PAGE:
Young Leaders: Licence to Drive

James Dunn by James Dunn
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Like a lot of young people, as soon as I turned 17 I got my provisional licence and started learning to drive. For a wheelchair user though this can be a very long process.

First I contacted Motability to arrange an assessment. The assessor would ultimately be the one to make the decision of whether or not I was capable of driving. As the assessment day arrived I don’t know who was more nervous, me or my family. They were afraid the assessor would say that I was not fit to drive and my dreams would be shattered.

In the back of my mind though I knew that my motivation would be enough to get me through it. I wasn't quite sure how I'd face the hurdles of physically been able to control a car but I knew that I would make it work in some way or another.

Wheelchair user drivingAfter a few simple tests to assess my movement, strength and awareness he told me that I'd definitely be driving within a year. That was the best day of my life. Once they ordered my accessible vehicle it took a year to get it fully fitted and adapted, but as soon as I got it I started my driving lessons and finally passed my test just after my 18th birthday.

The whole process was quite challenging, physically, mentally and emotionally. On top of the lessons I had to travel to Yorkshire from Merseyside at least once a month when the car was being adapted to make sure it fitted and worked with my wheelchair. It also tested my motivation too. I admit that I can be a bit lazy sometimes and don’t always enjoy doing things that involve “hard work”. Despite this though I stayed motivated by focusing on the end goal.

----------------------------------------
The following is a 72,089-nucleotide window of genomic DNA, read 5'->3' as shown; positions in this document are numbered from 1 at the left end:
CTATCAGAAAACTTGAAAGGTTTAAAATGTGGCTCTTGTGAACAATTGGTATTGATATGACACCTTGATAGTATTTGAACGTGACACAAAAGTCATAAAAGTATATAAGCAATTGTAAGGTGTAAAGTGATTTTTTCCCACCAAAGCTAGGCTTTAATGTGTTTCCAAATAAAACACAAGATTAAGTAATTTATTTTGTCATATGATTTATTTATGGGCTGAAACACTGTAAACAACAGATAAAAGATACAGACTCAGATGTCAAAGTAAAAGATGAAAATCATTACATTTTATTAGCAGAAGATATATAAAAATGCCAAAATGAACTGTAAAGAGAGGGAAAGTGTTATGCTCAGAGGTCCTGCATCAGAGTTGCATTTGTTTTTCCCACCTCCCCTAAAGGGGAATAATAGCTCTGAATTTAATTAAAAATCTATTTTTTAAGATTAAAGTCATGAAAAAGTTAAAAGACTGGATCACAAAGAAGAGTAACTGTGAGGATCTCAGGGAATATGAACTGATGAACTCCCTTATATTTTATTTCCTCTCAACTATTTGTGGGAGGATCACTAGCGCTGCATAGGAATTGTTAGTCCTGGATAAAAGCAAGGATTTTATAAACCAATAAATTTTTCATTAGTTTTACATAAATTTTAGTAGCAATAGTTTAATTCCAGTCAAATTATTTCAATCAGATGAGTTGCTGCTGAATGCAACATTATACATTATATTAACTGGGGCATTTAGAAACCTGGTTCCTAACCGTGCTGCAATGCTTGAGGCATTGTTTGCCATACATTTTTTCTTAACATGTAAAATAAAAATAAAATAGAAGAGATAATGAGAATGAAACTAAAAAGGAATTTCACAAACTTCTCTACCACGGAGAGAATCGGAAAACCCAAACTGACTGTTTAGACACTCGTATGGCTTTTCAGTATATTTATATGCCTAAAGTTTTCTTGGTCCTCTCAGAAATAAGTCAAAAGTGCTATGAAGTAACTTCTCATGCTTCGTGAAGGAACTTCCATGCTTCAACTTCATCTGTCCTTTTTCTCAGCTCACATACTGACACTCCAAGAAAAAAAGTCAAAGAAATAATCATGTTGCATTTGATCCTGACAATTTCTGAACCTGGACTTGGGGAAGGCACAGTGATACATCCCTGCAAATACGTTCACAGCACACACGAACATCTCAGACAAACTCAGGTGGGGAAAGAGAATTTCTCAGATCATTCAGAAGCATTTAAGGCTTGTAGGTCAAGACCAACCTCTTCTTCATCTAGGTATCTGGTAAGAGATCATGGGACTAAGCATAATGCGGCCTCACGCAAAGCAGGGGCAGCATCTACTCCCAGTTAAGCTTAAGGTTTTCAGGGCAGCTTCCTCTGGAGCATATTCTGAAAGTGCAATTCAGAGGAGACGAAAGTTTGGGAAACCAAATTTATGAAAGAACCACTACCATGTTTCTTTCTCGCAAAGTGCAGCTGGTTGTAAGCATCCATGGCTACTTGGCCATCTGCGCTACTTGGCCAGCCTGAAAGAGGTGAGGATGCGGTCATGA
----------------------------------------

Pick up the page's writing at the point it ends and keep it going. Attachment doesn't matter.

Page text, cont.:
It wasn't a matter of ‘wanting’ freedom. It was more a matter of me needing it. Before driving I had been dependent on everyone around me. Every time I wanted to go out, one of my parents would have to take me. Nothing could ever be spontaneous, it always had to be planned.

My friends were always off doing stuff and partaking in mini adventures around the city but it wasn’t always easy for me to be involved. Some friends didn’t want the responsibility of hanging around with a person that has different needs to themselves. At the time I got very depressed about this and lost many of my so called “close friends” because of it.

Now that I can drive the impact on my life has been huge. Not only has it given me independence but it's also given me a life; a life I never had up until now. Before driving I was entirely dependent on my family. If it got to the weekend and they weren't feeling up to doing anything that meant I couldn't do anything. Now if I wake up and if feel like going somewhere I can. A few times a week I'm out with my friend Marc, we do lunch, we shop, we go to the movies and everything else in between. There are no limits.

It’s been a massive change for my mum too. When I was having my assessment I think a tiny part of her expected them to say no to me driving. Not because she thought I wasn’t capable, but more because she was worried how I’d cope with the independence. Up until that time I had been with my mum most days and depended on her for everything. It would be a lie if I said that the thought of me going off on my own behind the wheel of a car didn't scare her a little.

But the reality is that it has been wonderful for my mum too and she now gets a break from being stuck with me 24 hours a day. Breaks are something she never knew existed up until I gained my freedom through driving.

Seeing me drive has also made an impact on other people’s lives too. I do powerchair football, and I remember the look on my friend his mum’s faces when I first pulled up to training driving my own car. It was a mixture of shock and amazement and they asked me so many questions. Now he’s also got his provisional licence and is learning to drive his own adapted vehicle using his wheelchair like me. It can be quite annoying and patronising when people keep telling you that you’re an inspiration just because you’re disabled. But when you see first-hand yourself that you've genuinely inspired somebody, it's a great feeling.

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